• If you are the only adult in the house, think about asking a close friend or family member to be “on call” if something ever happens when you’ve taken an Ambien – you can tell your children to contact them in the night if something serious happens and leave a note with the number somewhere obvious on an Ambien night
  • If you can, limit how often you take Ambien, possibly by alternating other non-hypnotic sleep aids or by using alternative therapies – I was able to drastically cut my use of insomnia medication through acupuncture treatments and mindfulness meditation (though I know this won’t work for everyone)
  • And, finally, be kind to yourself…using Ambien on occasion doesn’t make you a bad parent – being severely sleep-deprived can though!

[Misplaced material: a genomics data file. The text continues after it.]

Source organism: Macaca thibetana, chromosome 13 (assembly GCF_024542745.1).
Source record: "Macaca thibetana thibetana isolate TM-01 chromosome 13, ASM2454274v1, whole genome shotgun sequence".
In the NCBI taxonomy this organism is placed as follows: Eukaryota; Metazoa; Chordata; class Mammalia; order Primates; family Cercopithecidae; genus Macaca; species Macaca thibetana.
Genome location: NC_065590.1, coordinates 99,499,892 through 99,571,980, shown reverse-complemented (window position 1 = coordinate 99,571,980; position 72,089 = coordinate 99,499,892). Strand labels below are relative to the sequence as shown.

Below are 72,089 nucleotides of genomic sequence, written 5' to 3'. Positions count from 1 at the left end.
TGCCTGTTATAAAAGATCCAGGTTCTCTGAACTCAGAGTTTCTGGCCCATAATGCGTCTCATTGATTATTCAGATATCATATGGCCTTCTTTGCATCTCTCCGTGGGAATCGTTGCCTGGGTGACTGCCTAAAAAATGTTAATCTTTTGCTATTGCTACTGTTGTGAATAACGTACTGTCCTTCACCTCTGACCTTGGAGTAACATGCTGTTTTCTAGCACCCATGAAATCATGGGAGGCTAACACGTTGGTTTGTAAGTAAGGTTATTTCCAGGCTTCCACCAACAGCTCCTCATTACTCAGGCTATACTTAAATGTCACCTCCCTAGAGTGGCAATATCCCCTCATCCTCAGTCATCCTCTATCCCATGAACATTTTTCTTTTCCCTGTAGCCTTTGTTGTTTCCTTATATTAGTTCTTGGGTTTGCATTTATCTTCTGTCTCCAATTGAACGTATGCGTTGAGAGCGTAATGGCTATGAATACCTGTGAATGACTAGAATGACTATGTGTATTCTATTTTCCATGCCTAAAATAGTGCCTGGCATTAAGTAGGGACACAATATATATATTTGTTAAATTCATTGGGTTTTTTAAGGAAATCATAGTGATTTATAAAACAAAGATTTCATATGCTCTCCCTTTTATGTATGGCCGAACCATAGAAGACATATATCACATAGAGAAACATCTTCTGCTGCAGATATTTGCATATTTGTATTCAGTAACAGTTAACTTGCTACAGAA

About the Author

Audra is an experienced pharmaceutical marketing professional, aspiring writer, and mother of Elliott, a high-spirited twenty-year old. Frequently tired but never bored, she has a strong interest in public health fostered by numerous years implementing global oncology education programs as well as by her twenty-year crazy (wild? amazing?) adventure in parenting. She recently earned a Masters in Public Health to augment her expertise in health policy and health promotion. Audra is a founding member of the PedSafe Team